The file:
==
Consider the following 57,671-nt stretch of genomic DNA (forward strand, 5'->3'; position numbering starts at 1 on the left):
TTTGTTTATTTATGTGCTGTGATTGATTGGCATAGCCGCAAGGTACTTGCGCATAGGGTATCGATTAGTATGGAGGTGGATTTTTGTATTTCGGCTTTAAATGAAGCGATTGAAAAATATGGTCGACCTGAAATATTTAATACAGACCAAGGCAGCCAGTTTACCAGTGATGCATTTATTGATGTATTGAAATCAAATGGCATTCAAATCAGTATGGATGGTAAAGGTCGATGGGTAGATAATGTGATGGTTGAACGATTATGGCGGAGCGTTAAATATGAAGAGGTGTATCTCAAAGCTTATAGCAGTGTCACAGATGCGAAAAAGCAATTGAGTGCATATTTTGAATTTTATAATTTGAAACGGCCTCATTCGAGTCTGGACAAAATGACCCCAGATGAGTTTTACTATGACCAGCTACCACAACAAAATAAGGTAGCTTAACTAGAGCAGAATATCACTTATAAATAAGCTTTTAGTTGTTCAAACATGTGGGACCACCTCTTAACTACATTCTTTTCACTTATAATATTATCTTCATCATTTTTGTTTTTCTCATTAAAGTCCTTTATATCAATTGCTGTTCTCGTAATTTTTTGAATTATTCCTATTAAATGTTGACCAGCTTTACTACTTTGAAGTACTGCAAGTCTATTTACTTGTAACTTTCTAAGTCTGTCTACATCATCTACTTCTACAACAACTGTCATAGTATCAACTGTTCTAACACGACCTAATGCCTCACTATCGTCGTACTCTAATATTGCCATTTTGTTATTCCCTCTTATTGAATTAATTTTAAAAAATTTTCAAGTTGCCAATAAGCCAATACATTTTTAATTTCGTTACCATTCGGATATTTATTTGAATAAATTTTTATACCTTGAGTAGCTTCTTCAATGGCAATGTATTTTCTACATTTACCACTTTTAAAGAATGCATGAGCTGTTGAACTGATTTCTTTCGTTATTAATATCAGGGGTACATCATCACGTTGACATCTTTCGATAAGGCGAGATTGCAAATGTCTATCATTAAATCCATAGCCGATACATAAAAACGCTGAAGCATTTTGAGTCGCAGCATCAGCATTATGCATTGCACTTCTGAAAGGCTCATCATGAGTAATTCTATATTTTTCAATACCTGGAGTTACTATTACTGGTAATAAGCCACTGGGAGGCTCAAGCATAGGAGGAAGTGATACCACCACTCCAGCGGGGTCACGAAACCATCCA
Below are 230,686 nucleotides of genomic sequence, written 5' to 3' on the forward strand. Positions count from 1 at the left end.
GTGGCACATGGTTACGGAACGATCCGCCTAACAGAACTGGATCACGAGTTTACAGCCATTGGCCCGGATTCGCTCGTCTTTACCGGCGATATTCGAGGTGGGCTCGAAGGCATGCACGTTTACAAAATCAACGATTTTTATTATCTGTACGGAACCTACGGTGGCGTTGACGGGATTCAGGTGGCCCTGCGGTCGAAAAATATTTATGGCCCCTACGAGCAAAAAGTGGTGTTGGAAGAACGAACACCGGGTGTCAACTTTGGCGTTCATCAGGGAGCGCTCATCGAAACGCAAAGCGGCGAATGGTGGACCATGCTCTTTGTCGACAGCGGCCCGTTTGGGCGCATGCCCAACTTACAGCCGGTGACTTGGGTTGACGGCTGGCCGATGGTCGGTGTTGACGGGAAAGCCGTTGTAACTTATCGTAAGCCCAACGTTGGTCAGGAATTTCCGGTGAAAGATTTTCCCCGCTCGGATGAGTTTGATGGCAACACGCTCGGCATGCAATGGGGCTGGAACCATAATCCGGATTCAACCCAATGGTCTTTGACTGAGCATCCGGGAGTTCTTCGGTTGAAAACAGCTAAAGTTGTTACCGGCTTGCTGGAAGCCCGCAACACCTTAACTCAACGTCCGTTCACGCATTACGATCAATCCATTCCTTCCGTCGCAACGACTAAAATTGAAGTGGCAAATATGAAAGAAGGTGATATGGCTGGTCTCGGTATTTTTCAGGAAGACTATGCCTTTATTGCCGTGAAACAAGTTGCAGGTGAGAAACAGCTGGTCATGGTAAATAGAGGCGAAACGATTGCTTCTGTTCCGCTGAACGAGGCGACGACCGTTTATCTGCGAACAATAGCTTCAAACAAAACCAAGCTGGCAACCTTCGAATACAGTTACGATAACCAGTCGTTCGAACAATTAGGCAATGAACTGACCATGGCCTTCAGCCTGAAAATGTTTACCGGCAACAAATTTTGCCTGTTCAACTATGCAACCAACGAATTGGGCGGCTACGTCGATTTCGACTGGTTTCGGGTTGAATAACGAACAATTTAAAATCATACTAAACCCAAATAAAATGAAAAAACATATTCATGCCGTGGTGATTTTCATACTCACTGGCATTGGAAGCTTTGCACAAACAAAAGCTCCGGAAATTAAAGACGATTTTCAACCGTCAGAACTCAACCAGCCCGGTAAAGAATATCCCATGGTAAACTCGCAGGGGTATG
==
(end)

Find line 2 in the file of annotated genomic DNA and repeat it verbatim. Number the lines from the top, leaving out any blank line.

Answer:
TTTGTTTATTTATGTGCTGTGATTGATTGGCATAGCCGCAAGGTACTTGCGCATAGGGTATCGATTAGTATGGAGGTGGATTTTTGTATTTCGGCTTTAAATGAAGCGATTGAAAAATATGGTCGACCTGAAATATTTAATACAGACCAAGGCAGCCAGTTTACCAGTGATGCATTTATTGATGTATTGAAATCAAATGGCATTCAAATCAGTATGGATGGTAAAGGTCGATGGGTAGATAATGTGATGGTTGAACGATTATGGCGGAGCGTTAAATATGAAGAGGTGTATCTCAAAGCTTATAGCAGTGTCACAGATGCGAAAAAGCAATTGAGTGCATATTTTGAATTTTATAATTTGAAACGGCCTCATTCGAGTCTGGACAAAATGACCCCAGATGAGTTTTACTATGACCAGCTACCACAACAAAATAAGGTAGCTTAACTAGAGCAGAATATCACTTATAAATAAGCTTTTAGTTGTTCAAACATGTGGGACCACCTCTTAACTACATTCTTTTCACTTATAATATTATCTTCATCATTTTTGTTTTTCTCATTAAAGTCCTTTATATCAATTGCTGTTCTCGTAATTTTTTGAATTATTCCTATTAAATGTTGACCAGCTTTACTACTTTGAAGTACTGCAAGTCTATTTACTTGTAACTTTCTAAGTCTGTCTACATCATCTACTTCTACAACAACTGTCATAGTATCAACTGTTCTAACACGACCTAATGCCTCACTATCGTCGTACTCTAATATTGCCATTTTGTTATTCCCTCTTATTGAATTAATTTTAAAAAATTTTCAAGTTGCCAATAAGCCAATACATTTTTAATTTCGTTACCATTCGGATATTTATTTGAATAAATTTTTATACCTTGAGTAGCTTCTTCAATGGCAATGTATTTTCTACATTTACCACTTTTAAAGAATGCATGAGCTGTTGAACTGATTTCTTTCGTTATTAATATCAGGGGTACATCATCACGTTGACATCTTTCGATAAGGCGAGATTGCAAATGTCTATCATTAAATCCATAGCCGATACATAAAAACGCTGAAGCATTTTGAGTCGCAGCATCAGCATTATGCATTGCACTTCTGAAAGGCTCATCATGAGTAATTCTATATTTTTCAATACCTGGAGTTACTATTACTGGTAATAAGCCACTGGGAGGCTCAAGCATAGGAGGAAGTGATACCACCACTCCAGCGGGGTCACGAAACCATCCA